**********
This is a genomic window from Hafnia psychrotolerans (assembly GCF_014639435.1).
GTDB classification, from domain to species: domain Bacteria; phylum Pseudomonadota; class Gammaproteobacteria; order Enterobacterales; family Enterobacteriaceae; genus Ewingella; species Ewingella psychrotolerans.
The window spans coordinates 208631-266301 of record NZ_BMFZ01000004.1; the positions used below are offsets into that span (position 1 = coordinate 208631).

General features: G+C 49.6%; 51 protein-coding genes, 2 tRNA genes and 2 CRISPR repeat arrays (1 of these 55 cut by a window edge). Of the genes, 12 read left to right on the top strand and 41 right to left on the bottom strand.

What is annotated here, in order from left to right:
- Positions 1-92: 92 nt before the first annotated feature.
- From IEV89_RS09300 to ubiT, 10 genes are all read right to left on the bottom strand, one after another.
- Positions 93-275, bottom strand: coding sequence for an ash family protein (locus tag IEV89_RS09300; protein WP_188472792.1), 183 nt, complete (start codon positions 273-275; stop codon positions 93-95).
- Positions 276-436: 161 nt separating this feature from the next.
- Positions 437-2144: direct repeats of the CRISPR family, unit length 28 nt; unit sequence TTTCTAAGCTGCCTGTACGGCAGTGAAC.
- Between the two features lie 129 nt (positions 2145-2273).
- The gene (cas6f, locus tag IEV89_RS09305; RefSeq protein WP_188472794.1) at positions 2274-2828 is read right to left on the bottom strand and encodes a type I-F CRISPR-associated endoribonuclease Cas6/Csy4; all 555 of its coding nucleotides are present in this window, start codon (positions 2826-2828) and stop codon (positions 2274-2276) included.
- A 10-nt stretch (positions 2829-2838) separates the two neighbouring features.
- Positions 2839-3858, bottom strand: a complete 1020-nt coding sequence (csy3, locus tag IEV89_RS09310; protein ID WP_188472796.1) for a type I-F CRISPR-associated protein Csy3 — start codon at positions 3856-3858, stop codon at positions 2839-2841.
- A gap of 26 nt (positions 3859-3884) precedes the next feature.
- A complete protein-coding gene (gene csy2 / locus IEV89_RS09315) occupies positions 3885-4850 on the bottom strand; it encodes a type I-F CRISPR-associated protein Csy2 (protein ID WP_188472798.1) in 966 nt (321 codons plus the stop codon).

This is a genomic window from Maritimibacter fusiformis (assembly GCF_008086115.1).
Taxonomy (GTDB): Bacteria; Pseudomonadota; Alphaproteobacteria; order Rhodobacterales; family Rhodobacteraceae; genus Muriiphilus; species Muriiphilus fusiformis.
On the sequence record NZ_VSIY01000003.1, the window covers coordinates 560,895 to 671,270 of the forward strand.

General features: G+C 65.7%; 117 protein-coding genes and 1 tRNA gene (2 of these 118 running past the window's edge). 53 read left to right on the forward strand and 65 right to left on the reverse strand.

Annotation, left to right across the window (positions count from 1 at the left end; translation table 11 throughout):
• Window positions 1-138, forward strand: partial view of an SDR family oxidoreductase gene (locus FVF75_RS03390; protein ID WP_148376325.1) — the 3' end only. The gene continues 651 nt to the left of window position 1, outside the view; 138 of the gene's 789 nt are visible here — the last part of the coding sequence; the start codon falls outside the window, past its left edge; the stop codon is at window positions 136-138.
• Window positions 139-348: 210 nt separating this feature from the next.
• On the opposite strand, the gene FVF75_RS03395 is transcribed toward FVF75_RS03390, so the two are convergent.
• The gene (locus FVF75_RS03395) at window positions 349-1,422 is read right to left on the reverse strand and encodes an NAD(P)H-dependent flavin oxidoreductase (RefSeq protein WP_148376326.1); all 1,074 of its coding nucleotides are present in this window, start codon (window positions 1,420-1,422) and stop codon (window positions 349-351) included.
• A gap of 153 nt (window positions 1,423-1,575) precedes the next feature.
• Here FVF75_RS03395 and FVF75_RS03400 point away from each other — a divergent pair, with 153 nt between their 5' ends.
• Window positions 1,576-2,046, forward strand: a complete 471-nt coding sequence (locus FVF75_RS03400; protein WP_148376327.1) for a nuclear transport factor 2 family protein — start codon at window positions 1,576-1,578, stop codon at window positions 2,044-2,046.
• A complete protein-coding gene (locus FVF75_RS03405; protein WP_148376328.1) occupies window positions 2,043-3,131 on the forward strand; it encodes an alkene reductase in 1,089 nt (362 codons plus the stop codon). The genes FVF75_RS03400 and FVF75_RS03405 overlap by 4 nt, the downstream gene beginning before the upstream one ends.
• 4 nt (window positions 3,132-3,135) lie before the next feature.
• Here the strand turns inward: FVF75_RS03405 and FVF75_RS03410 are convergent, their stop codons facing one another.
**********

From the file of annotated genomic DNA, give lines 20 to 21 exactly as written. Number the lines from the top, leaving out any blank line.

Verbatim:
General features: G+C 65.7%; 117 protein-coding genes and 1 tRNA gene (2 of these 118 running past the window's edge). 53 read left to right on the forward strand and 65 right to left on the reverse strand.

Annotation, left to right across the window (positions count from 1 at the left end; translation table 11 throughout):